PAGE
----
For those who worked in facilities management, it was business as usual with a steady flow of interested guests and FM professionals, keen to listen to and take part in the FMJ debate.  It was also an event organised to discuss the very current issue addressing the question of how FM can be heard within behind the walls of Whitehall, simultaneously cementing its position as an industry with an important say in society.

Hosting the event was Martin Pickard, journalist and entrepreneur at FM Guru, along with a panel that boasted contributors who were able to give a realistic insight, each from their own individual perspective of their experiences working with and within operational divisions and procurement teams, to increase the profile and recognition of the FM industry.  Speakers included Iain Murray, Deputy Chairman of Global FM; John Moriarty, Chairman at FMA; Richard Byatt, corporate and public affairs Director for BIFM; Deborah Rowland, Head of Facilities Management category in Government Unit; and Martin Corbett, Derwent FM's Managing Director.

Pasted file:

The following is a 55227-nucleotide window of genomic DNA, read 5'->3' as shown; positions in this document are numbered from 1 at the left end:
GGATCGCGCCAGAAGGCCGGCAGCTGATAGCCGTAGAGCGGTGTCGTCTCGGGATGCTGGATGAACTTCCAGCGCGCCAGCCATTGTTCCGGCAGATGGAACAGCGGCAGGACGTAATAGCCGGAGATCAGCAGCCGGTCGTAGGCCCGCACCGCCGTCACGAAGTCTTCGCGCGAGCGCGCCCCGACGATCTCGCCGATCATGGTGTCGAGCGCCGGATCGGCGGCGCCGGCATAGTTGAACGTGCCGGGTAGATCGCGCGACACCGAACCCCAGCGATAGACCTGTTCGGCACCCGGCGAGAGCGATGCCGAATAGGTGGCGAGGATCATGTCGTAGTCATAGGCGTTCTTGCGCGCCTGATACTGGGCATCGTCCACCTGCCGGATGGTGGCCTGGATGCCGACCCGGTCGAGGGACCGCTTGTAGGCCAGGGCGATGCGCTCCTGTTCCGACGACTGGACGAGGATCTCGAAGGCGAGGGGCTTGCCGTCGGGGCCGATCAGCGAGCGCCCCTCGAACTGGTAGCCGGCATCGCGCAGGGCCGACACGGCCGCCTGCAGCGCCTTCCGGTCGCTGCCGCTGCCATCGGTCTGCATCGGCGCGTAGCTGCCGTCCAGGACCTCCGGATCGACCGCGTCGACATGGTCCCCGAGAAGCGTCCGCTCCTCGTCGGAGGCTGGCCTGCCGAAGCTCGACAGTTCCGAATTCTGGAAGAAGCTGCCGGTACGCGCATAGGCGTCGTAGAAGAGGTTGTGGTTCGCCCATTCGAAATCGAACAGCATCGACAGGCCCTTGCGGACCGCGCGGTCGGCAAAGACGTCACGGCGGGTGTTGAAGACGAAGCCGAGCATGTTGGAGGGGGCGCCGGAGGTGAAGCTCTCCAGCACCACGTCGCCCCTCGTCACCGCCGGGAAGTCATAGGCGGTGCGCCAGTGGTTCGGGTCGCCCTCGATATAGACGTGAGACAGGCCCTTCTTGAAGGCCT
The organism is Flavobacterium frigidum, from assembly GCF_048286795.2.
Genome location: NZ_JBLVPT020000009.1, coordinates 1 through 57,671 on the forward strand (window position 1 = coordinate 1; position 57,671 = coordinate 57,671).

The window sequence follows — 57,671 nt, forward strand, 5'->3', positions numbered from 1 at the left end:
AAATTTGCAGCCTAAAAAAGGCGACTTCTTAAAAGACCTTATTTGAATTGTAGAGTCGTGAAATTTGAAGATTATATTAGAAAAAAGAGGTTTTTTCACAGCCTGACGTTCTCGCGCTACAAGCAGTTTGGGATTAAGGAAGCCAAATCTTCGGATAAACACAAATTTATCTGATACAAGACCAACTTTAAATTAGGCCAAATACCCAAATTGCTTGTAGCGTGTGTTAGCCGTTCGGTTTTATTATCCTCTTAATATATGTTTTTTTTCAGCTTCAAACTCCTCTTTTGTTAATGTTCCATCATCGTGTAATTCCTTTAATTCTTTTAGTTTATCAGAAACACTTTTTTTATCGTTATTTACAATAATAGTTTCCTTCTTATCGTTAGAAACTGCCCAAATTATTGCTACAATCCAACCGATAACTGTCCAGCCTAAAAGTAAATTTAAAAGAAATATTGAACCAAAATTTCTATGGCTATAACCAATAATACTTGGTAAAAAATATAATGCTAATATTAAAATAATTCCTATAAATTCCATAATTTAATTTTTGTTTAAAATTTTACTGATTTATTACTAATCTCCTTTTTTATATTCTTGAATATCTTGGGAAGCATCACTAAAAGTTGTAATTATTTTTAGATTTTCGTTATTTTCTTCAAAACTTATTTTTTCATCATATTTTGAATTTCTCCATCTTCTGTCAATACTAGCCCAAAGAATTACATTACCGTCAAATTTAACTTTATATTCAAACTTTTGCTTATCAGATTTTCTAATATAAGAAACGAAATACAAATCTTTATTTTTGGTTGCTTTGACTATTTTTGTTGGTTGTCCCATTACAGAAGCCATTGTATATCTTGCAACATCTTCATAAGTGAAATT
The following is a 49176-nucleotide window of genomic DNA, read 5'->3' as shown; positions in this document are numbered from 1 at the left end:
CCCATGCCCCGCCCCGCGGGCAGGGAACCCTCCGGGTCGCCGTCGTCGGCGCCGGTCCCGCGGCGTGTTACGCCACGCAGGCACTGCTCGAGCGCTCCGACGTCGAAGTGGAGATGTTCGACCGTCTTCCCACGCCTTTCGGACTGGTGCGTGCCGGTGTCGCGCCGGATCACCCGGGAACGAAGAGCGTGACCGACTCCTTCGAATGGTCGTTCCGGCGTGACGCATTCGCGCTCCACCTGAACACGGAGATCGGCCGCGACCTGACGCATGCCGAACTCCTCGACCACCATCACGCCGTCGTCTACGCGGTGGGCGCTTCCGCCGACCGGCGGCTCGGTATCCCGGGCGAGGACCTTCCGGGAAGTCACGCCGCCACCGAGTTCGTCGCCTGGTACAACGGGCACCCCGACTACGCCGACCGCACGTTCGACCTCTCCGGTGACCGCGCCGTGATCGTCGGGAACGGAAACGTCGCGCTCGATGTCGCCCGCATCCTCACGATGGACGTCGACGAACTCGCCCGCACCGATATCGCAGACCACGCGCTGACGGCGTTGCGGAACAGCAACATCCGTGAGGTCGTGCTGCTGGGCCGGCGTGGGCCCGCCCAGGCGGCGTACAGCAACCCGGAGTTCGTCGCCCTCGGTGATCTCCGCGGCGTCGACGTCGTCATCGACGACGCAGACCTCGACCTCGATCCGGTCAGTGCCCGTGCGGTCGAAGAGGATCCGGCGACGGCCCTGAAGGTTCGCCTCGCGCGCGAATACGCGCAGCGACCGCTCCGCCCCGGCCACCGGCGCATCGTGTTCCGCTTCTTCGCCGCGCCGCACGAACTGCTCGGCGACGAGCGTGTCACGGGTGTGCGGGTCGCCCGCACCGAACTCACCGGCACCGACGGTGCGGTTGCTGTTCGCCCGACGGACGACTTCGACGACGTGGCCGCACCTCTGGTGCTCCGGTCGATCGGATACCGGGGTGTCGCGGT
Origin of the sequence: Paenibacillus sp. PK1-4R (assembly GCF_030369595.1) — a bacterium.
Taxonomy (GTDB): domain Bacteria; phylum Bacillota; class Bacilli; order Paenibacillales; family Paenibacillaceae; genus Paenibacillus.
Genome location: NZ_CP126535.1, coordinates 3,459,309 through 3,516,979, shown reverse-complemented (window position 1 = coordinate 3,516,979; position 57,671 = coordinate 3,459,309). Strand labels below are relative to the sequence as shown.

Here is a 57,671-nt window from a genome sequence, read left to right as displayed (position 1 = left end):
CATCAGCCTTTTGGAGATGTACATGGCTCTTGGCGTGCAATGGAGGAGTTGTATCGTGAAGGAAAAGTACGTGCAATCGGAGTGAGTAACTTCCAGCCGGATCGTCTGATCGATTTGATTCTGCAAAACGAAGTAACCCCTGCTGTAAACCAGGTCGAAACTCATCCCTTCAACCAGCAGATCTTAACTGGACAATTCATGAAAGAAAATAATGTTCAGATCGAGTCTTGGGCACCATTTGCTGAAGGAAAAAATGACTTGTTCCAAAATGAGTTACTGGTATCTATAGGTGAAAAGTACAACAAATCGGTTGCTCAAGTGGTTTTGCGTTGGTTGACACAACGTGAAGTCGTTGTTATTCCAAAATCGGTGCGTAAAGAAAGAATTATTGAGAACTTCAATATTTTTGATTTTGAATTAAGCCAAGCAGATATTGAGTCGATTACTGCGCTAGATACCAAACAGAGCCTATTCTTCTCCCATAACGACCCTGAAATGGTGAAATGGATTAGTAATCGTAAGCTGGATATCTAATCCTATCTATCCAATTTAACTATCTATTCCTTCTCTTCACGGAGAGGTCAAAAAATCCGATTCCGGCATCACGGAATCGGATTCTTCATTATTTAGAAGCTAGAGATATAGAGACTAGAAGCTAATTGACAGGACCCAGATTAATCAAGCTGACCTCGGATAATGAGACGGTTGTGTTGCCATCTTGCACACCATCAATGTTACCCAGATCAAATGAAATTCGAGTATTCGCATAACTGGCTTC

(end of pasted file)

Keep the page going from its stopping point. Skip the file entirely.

A broadly representative panel of distinguished guest speakers were able to articulate interesting perspectives and somewhat opposite experiences, relating to the question being discussed.  Each spokesperson shared details of their most recent work, efforts and endeavours, evidencing unique outcomes and exposing, in some cases, an urgent need for more collaboration and shared information.

Although my general assumption was that we were to hear frequent accounts of frustrating conversations and efforts on both sides of the ‘wall' that had not yielded the opportunities for integration; and for Facilities Management professionals to influence and, where appropriate, drive the boardroom decision making process in areas such as the management of environmental impacts, I was encouraged to hear Martin Corbett speaking about his company's recent success after winning another desirable government contract, fulfilling the company's bidding strategy.